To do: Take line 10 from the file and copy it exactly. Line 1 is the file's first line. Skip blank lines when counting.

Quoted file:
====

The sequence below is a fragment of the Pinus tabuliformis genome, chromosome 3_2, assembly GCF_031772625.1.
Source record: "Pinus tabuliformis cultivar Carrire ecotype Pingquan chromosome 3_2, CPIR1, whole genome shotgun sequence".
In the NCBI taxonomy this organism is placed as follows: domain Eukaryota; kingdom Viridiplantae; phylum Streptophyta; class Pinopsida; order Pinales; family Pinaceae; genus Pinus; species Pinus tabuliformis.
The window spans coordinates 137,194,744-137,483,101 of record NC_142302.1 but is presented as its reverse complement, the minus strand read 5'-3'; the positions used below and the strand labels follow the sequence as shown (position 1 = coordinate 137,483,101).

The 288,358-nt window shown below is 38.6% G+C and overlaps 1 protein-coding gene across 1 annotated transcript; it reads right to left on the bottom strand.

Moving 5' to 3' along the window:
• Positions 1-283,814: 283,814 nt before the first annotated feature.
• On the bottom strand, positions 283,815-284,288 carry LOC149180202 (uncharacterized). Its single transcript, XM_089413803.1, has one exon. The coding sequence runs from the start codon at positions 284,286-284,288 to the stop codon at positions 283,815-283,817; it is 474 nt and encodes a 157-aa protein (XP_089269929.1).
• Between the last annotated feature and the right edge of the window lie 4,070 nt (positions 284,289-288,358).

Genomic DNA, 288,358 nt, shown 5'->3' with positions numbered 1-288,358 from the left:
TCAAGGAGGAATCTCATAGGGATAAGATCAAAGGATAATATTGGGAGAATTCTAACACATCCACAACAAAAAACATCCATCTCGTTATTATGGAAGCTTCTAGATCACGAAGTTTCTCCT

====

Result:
Genomic DNA, 288,358 nt, shown 5'->3' with positions numbered 1-288,358 from the left: